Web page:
2. Scattering of the RBC in dual-trap tweezers
We computed electromagnetic field of the twin trapping beams scattered by a biconcave RBC and the consequential radiation stress distribution on the RBC surface with the FEM. First, we modeled the vector field of the high numerical aperture (NA) trapping beams. The conventional Gaussian beam is a paraxial solution of the scalar Helmholtz equation and is not appropriate for describing a high NA laser beam. The vector Gaussian beam with high order corrections can describe accurately the tightly focused beam. The solution is described as a series of the vector spherical wave functions with the expansion coefficients computed with the point matching method in the T-matrix method . However, a higher NA beam needs a higher order correction, but a higher order correction solution diverges at a shorter distance from the beam axis. For instance, a beam of NA = 1.25 requires the 7th order corrections, which converges within a distance of only 0.5λ from the beam axis  where λ = 1.06 μm is the wavelength of the beam. Therefore, this method would not be able to compute the field on the surface of a biological cell of 5-10λ size. In this paper we modeled the trapping beam as a spherical beam with the Gaussian intensity distribution in the cross sections . The two trapping beams in the dual-trap optical tweezers propagating along the -z axis, shifted by a distance S along the x-axis and focused at (x = ± S/2, y = z = 0) have the electric field amplitude E1 and E2 expressed respectively asEq. (1) correspond to the fact that the beam is convergent when z > 0 and divergent when z ≤ 0. The polarization ofis in the plane normal to the wave vector of the spherical wavefront. Its components may be determined by the geometrical consideration. Note that in this vector field model the beam has a non-zero component along the beam axis (i.e. Ez ≠ 0). For instance, for a radial polarization beam the electrical field components for beams 1, and 2 can be expressed as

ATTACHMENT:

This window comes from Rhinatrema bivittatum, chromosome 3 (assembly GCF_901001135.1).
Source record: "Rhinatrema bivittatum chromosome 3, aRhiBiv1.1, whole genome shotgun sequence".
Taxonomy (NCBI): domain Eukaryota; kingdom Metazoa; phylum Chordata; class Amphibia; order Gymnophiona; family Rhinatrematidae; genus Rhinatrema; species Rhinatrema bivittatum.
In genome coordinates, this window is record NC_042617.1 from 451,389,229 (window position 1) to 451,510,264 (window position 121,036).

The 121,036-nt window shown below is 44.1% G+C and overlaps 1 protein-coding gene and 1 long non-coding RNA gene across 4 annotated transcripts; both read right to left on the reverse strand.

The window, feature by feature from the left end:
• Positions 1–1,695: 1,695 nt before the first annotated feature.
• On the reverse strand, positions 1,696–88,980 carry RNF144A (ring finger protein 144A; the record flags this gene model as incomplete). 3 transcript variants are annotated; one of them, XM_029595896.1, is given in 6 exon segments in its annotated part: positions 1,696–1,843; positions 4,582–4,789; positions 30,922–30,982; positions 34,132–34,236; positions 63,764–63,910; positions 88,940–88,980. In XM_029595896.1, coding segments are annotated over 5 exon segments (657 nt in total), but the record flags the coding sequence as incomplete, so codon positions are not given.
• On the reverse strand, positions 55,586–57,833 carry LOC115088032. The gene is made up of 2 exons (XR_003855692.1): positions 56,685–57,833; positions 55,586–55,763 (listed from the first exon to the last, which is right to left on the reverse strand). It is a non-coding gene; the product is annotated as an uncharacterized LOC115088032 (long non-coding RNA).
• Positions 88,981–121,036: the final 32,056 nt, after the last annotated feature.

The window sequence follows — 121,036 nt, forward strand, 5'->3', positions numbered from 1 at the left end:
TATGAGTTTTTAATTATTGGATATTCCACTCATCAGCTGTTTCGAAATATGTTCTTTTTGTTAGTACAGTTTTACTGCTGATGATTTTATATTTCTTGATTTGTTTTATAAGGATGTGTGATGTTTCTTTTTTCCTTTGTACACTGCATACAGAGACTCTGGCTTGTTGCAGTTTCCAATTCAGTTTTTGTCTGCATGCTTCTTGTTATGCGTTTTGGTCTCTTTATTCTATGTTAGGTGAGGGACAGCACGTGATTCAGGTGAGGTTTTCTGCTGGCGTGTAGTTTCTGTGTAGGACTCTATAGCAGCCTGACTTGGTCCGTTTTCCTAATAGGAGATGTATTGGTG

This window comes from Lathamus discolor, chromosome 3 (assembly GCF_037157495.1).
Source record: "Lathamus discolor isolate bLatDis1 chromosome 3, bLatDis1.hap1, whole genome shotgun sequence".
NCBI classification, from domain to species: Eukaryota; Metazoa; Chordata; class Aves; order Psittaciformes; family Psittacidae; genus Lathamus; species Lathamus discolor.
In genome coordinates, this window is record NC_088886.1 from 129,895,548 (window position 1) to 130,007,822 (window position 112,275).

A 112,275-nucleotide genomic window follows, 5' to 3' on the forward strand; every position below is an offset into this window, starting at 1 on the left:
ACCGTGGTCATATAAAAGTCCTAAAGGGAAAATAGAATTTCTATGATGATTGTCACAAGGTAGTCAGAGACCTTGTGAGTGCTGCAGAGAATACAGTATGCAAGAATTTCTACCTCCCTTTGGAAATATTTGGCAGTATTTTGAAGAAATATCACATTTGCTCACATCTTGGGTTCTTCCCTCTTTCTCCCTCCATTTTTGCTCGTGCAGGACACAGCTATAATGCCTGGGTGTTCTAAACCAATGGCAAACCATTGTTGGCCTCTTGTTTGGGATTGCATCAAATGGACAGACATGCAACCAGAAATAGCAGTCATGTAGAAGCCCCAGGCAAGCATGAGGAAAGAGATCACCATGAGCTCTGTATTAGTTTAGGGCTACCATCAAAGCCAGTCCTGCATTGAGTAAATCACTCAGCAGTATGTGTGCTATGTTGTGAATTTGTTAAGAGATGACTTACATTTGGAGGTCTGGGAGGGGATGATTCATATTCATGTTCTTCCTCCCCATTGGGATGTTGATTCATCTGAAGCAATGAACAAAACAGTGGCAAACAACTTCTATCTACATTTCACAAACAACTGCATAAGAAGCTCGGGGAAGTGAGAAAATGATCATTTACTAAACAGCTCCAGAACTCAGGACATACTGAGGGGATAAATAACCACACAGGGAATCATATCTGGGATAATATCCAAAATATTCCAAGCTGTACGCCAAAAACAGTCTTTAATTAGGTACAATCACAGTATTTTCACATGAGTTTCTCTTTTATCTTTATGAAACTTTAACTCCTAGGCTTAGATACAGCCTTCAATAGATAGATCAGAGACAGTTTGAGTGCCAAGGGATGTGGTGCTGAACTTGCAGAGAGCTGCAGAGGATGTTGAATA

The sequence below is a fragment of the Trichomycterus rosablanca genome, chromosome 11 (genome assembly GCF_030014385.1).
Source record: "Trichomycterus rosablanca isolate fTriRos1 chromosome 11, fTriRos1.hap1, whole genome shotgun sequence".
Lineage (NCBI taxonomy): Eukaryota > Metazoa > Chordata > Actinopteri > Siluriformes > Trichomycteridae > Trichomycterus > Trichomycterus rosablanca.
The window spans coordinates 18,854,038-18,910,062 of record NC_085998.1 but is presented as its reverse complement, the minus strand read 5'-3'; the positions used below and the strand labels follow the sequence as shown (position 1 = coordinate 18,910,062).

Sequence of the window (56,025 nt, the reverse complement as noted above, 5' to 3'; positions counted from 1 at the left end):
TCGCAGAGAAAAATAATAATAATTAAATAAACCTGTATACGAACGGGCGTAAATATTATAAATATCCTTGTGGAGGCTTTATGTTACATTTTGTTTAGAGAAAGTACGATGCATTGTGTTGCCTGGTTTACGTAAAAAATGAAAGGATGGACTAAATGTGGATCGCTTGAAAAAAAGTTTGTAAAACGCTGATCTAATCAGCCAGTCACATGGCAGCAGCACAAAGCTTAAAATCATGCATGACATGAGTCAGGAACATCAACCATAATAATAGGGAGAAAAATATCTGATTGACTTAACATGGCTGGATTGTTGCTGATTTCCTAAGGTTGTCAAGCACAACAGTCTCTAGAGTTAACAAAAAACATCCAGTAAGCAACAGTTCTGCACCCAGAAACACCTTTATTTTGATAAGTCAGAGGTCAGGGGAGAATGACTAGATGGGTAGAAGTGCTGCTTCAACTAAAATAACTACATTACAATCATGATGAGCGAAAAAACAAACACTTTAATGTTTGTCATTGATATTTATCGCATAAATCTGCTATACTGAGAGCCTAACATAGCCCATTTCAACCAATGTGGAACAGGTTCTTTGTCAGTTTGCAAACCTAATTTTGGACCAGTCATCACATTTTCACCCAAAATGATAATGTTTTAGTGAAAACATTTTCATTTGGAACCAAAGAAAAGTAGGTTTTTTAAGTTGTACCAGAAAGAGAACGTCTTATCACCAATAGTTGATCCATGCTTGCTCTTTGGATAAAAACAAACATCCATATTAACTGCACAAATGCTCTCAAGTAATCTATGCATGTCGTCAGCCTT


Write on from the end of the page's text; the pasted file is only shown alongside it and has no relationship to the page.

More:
The two trapping beams in the optical tweezers without the presence of the cell constitute the background field in the FEM. Then, a biconcave RBC is introduced into the background field to compute the scattering of the cell. Experimental observation showed that a stably trapped biconcave RBC was flipped such that its platelet surface was oriented parallel to the plane spanned by the axes of the two trapping beams , e. g. the x-z plane in Fig. 1(a), because in this orientation the cell, whose refractive index is higher than that of the surrounding medium, has the maximum volume within the laser beams, such that the potential energy associated to the light induced torque is minimum, where is the polarization vector and α is the polarizability of the RBC, so that the trapping is stable.